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Concierge.com's insider take:
Never mind that it's a cliché: If you see only one sight in Barcelona, head to the Eixample and see Gaudí's resplendent Sagrada Familia. An architectural "beauty and the beast," it is at once monstrous and breathtakingly beautiful—Modernisme in its ideal state. The church completely embraces the movement's idea of marrying nature with the handicraft of man: An organic quality, earthy tones, and steeples that seem to drip rather than stand make it look as though it has actually grown out of the ground rather than been constructed on top of it. Cavelike windows are inhabited by gargoyles and monsters, and religious scenes from the Last Supper to the Crucifixion are depicted on the facade. Gaudí is buried beneath the nave—he dedicated 40 years to the building, the last 14 of those living there—and in some sense he's still watching over the progress of his life's greatest work from the grave. The church was consecrated by Pope Benedict XVI in late 2010, meaning that services can now be held here, well before the expected completion date of 2026.—Updated by Suzanne Wales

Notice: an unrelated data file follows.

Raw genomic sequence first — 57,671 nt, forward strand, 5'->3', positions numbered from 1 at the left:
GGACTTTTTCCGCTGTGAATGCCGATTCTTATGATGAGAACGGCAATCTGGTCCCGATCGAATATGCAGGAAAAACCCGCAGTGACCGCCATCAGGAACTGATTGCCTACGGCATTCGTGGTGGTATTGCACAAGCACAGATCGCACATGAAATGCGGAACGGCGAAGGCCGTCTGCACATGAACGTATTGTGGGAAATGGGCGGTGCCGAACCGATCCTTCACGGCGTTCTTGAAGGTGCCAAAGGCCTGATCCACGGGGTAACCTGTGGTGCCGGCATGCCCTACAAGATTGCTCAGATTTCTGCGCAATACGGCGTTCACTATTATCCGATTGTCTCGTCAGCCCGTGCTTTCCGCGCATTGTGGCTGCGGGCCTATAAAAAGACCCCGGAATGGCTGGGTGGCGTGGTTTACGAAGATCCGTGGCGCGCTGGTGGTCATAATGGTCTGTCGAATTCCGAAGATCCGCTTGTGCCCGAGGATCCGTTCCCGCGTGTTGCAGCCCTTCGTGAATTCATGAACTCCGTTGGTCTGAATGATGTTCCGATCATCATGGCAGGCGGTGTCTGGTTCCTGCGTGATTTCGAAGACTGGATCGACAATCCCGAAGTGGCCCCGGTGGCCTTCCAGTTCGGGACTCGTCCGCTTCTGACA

Open daily 9 am to 6 pm, October through March; 9 am to 8 pm, April through September.